Laura M., age 15, North Carolina
April 22, 1997

Really good mood today. I must have been in a bad one yesterday ’cause I was P.M.S’n. Driver’s Ed. Mike was nicer today, but still not sure. Came home and studied till dinner. Went to writing class. Came home and studied till 11:00! Biology, ELP, and English all suck.

Laura M., age 14 North Carolina
April 22, 1996

[In upper margin: Albert’s liked me since basketball!] Today was pretty awesome. I found out that Albert likes me! I’ve liked him for about two weeks or more. Now he feels the same. We did terrible in our game today. 9-7. I did terrible with batting. Mowed lawn. Ate.

Marcy S., age 16, Tennessee
April 22, 1941

Cloudy. Cooler. Dorothy S. and I are hostesses to book club meeting tonight. Each have to pay twenty-five cents. Test in typing. Made 83 (40-11). In office I read my travel book (National Parks of the Northwest) and tried hard to finish it but couldn’t. About 3:00 Mary phoned. Since Coach was in the office I stepped out in the hall to talk to her. She is working at the Webbo — started today. Very easy. Funny — I dreamed last night that she started to work. Had nice talk. Music lesson at 4:00. (P.S. Had class meeting this morning — voted on school dance — hope!) Sat out in back yard afterwards and finished travel book. Cloudy. Rained about suppertime. Wisteria smelled lovely. It hangs in festoons on the back porch landing. At 7:30 Book Worms met in school library. H. Harris reviewed a book on the Mississippi. Dot Swanson and I had charge of refreshments — ice cream and ginger ale. Had plenty. G.L. and some of the boys nearly drove us crazy. G.L. put some cleanser in one glass. Out early. Went to Miss Dawes’s and called Mom to come after me.

Maggie L., age 24, Illinois
April 22, 1899

Papa came here this morning at 6 o’clock (I was just getting out of bed) and stayed to breakfast. He started from Kirksville yesterday morning and got here to Elgin last night at 11 o’clock went to Aunt Sarahs and stayed all night. He took the 8.57 train this morning for home. Went down to Aunt Sarahs to night. Aunt Lib had just come from Chicago. Went to the P.O. and got a letter from Zella letting me know she arrived home all right last night. Papa says grandma is real spry and she was 85 years old last January.

Henry S., age 25, Michigan
April 22, 1887

The baby slept well last night, but I was on the lounge ready to help Kate when wanted.  I stayed here the most of the forenoon also, as Kate did not feel as well as usual.  Went home about 10 o’clock and stayed there to dinner.  Made some ink out of the powder I brought from Benzonia.  Pa was digging out stumps in the garden today.  I cam back this afternoon and have been helping Kate, she seems to feel better tonight than this morning.  Henry and Dor have gone out this evening.  Father Queal and I dug some sweet flag this afternoon in a pond on Phelp’s farm.  Have been writing a little this evening, but I am losing all skill with…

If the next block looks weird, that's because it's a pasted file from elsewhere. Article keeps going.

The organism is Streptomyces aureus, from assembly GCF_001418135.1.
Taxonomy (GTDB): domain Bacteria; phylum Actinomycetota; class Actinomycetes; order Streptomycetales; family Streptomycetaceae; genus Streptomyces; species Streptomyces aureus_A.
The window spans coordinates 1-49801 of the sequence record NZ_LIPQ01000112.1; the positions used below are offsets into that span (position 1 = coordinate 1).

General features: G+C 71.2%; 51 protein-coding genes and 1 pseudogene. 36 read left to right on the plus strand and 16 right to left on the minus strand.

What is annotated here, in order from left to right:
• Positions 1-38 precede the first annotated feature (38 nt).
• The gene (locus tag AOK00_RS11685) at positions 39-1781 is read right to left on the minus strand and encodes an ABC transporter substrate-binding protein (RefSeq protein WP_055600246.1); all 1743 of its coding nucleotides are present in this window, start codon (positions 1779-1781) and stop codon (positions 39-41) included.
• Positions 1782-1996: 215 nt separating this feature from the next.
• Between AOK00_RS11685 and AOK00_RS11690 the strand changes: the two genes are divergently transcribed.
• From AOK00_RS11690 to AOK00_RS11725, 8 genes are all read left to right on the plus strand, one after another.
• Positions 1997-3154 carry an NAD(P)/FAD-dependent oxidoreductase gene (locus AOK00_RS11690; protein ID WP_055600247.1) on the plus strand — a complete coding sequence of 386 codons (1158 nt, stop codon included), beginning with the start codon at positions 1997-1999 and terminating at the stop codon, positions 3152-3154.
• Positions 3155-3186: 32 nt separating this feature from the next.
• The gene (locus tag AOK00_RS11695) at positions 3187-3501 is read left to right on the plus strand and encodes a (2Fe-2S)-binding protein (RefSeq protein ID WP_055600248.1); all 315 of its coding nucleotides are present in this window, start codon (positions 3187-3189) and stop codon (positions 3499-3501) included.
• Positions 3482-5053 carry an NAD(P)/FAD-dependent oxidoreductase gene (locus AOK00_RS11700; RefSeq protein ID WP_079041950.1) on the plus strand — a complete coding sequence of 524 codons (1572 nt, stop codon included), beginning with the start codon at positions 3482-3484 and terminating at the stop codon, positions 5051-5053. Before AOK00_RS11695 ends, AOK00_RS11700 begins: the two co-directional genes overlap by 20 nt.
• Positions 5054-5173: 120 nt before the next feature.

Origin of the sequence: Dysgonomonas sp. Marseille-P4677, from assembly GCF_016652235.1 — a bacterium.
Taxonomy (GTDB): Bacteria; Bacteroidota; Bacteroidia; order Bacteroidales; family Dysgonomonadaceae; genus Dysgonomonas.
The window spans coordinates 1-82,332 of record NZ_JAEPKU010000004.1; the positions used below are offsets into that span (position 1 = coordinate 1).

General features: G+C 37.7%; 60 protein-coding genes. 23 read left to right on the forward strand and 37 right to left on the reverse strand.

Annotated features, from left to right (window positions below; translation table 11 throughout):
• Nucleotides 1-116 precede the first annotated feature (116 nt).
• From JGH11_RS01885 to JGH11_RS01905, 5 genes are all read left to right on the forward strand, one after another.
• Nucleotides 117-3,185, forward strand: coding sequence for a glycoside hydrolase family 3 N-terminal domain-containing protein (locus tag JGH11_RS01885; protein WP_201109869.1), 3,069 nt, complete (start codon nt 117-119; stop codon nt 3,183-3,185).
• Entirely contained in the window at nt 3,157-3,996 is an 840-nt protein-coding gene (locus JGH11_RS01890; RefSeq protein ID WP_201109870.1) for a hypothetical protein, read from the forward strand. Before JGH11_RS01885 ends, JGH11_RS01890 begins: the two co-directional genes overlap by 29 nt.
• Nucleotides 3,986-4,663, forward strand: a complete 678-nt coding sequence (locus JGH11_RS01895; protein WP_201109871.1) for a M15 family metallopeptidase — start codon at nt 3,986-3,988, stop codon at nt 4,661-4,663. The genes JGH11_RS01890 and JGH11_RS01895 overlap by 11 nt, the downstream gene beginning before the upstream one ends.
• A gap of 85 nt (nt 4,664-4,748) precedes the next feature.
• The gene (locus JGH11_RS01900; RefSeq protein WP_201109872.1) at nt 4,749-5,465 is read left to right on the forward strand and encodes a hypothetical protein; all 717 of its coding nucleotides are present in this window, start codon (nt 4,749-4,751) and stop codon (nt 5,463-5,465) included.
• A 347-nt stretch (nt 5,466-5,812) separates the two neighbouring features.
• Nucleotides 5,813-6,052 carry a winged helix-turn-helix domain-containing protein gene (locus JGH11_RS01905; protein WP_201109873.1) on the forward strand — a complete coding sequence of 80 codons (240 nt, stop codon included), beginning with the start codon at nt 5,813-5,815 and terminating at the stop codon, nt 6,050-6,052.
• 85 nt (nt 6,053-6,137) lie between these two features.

*(R. Henry Scadin Collection, D.H. Ramsey Library Special Collections, UNC Asheville)

Henry S., age 24, Michigan
April 22, 1886

I put down the base boards in the house today, and hung the wood house door. Fred Neill came tonight and drew a load of wood down for me. I practiced writing tonight, felt just like it. Dee Morrow was here this evening.  *(R. Henry Scadin Collection, D.H. Ramsey Library Special Collections, UNC Asheville)

Cornelia H., age 25, North Carolina
April 22, 1862

I finished Willie another skirt & began the last one. We had a freshet Sunday night, took the dirt work of the dam. Two men staid here last Sunday night, came to the mill. They went on to Cathey’s. Lou did not come, neither did Louise McKinnish on Sunday night. I ask God’s blessings on my dear husband this night.

*(Fear in North Carolina: The Civil War Journals and Letters of the Henry Family, Eds. Karen L. Clinard and Richard Russell, used with permission.)

Samuel P., age 27, English Channel
April 22, 1660

(Easter Sunday). Several Londoners, strangers, friends of the Captains, dined here, who, among other things told us, how the King’s Arms are every day set up in houses and churches, particularly in Allhallows Church in Thames-street, John Simpson’s church, which being privately done was, a great eye-sore to his people when they came to church and saw it. Also they told us for certain, that the King’s statue is making by the Mercers’ Company (who are bound to do it) to set up in the Exchange.

After sermon in the afternoon I fell to writing letters against to-morrow to send to London. After supper to bed.

*(The Diary of Samuel Pepys M.A. F.R.S., edited by Henry B. Wheatley F.S.A., London, George Bell & Sons York St. Covent Garden, Cambridge Deighton Bell & Co., 1893.)